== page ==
Who’s the muse?
We’re writing, “Two Poofs and a Poodle” and this is a challenge considering I’m a dog, and he think he knows everything.
Steve calls me his muse. He sits at the computer, looks down at me, back to the screen, reads yesterday’s words and waits. “The muse has to turn up,” he says as if this makes sense. He’s stalling, not sure what to write or where to start, but in a minute, he’ll get it together and his fingers will fly over that keyboard. Is this because the muse has turned up or because he’s finally got his thoughts organised?
Our book’s a collaboration of sorts. I channel my ideas to Steve and he types. After 7 years of living together, our thoughts are intimately connected, but sometimes painfully slow in coming.
But am I really the muse? I don’t think so – Maybe sometime, but not always.
If I smile at him and look gorgeous and encouraging like any good muse would, he might write, but more than likely, he’ll get distracted and want to play with me.
When I take him for a walk am I being the muse or is it the exercise that gets his creative ideas flowing?
When we snuggle and gaze off into space remembering life, who is really the muse? Is there a muse, or is life and the memories our inspiration to write?
Muse or no muse here’s a bit of what we managed to write. It’s about the day after I moved in with Bayu and Steve. I hope you like it.
The heady testosterone scent of an office full of men, combines with the cooking aromas from our restaurant and fills my nostrils. Who would run away from this, I think. I’m in heaven.
With the barrier removed, I decide to go for a wee and a little exploring. Every head turns as I stand and stretch. Intimidated, I lie down again and the guys return to their conversations and computers. I wait; stand again and once more the heads turn. I walk to where the half door used to be and their eyes follow. I step into the studio and hear their chairs push back, but ignore it. Reaching the front door opening onto our private lane, I look behind me and I’m the leader of a conga line. There’s Komang, Steve, Kedeng, and even Dede following me, watching my every step. I inhale the aroma from the chicken curry cooking next door and decide that I am prepared to trade off privacy for the pleasures of this new home.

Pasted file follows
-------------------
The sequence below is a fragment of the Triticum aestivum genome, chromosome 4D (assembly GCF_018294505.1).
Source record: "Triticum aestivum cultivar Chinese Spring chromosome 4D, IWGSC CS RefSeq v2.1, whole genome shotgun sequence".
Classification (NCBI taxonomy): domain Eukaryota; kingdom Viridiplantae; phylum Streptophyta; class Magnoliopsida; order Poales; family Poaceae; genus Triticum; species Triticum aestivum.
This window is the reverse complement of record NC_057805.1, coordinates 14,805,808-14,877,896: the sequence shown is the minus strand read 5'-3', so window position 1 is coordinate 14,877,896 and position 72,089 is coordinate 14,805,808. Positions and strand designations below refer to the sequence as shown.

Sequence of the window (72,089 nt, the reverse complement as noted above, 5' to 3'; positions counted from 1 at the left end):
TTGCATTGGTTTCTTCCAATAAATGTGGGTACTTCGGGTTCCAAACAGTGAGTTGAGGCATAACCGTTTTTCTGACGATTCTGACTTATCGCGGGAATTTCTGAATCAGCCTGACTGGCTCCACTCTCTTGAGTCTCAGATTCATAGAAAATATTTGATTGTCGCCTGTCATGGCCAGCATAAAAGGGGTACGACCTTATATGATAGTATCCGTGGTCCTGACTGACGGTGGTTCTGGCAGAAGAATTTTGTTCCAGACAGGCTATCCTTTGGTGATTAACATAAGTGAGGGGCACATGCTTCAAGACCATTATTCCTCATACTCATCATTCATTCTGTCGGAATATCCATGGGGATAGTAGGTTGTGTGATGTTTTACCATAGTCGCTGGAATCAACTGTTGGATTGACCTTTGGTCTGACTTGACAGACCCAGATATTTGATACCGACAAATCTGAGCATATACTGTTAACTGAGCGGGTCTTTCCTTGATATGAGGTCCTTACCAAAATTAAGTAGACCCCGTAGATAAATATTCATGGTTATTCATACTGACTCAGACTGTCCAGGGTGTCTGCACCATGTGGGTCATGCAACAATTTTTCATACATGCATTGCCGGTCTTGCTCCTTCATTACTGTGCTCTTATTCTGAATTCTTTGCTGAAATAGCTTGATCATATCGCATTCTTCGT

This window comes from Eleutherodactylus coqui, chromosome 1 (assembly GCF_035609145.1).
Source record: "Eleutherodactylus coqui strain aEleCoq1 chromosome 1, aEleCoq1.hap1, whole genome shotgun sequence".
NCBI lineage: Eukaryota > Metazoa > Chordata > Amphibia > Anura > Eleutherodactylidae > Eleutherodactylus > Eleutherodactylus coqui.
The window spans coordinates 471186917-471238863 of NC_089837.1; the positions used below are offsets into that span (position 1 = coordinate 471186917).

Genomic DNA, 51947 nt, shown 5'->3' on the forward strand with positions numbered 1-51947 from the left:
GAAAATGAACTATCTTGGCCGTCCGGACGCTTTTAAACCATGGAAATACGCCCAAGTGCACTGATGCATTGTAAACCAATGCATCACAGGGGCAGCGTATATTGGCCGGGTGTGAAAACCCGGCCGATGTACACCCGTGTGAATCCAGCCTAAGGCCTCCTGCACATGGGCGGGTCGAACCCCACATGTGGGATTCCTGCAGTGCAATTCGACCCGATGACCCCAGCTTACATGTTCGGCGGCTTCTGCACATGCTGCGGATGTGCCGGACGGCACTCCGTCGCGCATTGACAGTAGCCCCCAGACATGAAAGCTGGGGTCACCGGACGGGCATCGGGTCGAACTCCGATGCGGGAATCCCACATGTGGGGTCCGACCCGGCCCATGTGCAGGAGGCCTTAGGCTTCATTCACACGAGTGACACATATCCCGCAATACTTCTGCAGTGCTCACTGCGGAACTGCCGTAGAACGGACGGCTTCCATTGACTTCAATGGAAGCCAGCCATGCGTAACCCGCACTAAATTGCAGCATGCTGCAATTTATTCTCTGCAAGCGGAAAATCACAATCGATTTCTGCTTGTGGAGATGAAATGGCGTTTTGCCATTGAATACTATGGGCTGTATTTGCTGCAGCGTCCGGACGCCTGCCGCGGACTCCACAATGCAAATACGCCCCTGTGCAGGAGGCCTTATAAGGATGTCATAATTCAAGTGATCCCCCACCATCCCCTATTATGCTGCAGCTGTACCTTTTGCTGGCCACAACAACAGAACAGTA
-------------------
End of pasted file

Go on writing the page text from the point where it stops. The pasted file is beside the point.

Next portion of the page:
I step into the outdoors, sniff and explore my world. The men shadow me. Finding the perfect spot, I squat and pee, and all eyes stare. “Good girl,” Steve says, bursting with pride. He’s easily pleased. I hope he doesn’t applaud when I take a shit. I stroll the lane, stretching my legs and the security detail tags along. When I’ve had enough, I skip back into my pillow and they all trail along. “See, she’s not going to wander off, not Baby Cakes,” Komang says.
The security detail reduces each time I venture outside and by the end of the day, only eyes follow me.